(Video) Martial arts exercises💪 #shorts

In Karate, we are always trying to use our body the most efficient way.Thus, we should pick exercises that challenge the entire body as a unit, based on the true concept of Karate.

This allows us tomaximize our power for Karate.

Butphysical training is more than lifting weights. It’s about optimizingyour performance for any activity.

Therefore, a personal trainer will look at how you run, squat, jump, push, pull and twist to find weaknesses in these basic human movements, and then prescribe specific exercises aimed atovercoming imbalances and dysfunctionsin your body.

However, most of us don’t have access to a personal trainer.

So let’s dig deeper…

Yourbody can move through three different planes of motion:

  • Sagittal (moving forward and backwards)
  • Frontal (from side to side)
  • Transverse (rotational movements)

Why is it important to know these?

For example, in activities where we move excessively in the sagittal plane, and are constantly trying to create power forwards,stability in the frontal plane(sideways) is extremely important.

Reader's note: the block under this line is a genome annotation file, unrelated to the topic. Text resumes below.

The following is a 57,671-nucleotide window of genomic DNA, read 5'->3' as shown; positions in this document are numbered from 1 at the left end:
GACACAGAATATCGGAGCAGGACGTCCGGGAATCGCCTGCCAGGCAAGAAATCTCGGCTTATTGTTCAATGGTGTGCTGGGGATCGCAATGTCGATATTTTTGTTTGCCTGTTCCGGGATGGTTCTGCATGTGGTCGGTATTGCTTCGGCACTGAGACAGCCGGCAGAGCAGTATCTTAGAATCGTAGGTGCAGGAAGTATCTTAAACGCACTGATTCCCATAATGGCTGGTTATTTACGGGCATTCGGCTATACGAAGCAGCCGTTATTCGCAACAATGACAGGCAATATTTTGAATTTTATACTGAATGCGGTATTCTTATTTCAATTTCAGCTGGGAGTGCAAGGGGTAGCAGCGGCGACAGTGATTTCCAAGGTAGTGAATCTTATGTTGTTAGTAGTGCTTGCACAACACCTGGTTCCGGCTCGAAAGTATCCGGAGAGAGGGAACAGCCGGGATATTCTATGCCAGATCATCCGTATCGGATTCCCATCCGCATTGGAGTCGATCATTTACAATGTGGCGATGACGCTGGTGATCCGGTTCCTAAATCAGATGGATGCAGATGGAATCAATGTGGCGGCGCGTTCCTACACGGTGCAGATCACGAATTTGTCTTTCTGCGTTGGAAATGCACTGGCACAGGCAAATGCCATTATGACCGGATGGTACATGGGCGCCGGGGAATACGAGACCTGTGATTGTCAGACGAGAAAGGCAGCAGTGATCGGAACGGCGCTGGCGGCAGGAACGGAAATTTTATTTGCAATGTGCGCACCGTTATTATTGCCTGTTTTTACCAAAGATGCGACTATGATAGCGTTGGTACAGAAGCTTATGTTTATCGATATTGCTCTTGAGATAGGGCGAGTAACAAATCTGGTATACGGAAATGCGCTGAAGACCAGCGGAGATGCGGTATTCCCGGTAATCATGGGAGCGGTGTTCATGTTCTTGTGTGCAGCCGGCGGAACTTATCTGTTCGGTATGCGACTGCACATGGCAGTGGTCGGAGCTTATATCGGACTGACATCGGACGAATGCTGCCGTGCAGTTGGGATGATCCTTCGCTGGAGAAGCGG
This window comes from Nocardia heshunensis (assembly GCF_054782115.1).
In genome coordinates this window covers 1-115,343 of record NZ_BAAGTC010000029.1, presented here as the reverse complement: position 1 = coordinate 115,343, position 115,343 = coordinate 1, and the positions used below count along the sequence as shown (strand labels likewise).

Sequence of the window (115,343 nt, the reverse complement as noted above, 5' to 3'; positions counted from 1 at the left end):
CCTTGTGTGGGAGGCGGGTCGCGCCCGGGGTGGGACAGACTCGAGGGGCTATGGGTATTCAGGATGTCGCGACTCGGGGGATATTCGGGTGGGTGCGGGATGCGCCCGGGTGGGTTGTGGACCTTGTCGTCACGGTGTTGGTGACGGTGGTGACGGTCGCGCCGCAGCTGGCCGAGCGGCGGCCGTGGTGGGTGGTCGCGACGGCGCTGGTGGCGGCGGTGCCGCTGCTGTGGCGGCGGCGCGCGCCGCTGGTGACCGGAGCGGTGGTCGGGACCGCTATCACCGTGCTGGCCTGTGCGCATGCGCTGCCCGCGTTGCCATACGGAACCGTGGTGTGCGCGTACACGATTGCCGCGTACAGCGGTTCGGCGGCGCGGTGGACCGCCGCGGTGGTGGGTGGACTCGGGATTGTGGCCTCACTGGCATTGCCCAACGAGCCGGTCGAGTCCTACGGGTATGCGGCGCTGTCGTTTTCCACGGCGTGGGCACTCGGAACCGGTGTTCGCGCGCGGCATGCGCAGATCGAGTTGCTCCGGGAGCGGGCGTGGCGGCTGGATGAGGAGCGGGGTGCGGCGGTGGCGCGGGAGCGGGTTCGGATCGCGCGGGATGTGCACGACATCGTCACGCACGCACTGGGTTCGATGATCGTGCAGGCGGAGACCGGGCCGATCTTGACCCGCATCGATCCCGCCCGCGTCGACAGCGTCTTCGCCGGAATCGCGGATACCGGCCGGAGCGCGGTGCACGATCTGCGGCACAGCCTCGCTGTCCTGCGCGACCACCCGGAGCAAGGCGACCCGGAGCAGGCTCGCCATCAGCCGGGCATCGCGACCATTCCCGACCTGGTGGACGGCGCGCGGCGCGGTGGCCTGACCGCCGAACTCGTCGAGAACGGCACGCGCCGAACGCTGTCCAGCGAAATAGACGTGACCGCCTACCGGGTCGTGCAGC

If you watch Karate-ka do techniques in the sagittal plane (i.e. stepping punch), you’ll oftensee their hip falling out as a consequence of weak hip abductors.

This is a common problem!

Whenever you step forward in a zenkutsu-dachi, you need to stabilize the front knee in the frontal plane (to the sides). But if you’re weak in this plane, your muscles can’t provide enough stabilization andthis will lead to knee injury, most likely ACL injury.

So, it’s vital to know the planes of motion.

Now let’s look at how to maximize gains…

In several sports, there are seasons that dictate how an athlete trains.

The seasons are typically divided into various periods, i.e. competition period, pre-competition period, off-season etc.

Here’s a basic example for somebody who competes in Karate:

  • Pre-competitive period: In this phase the Karate-ka typically works on fundamental strength, endurance, lots of technique and basics. This is known as the GPP (General Preparation Phase)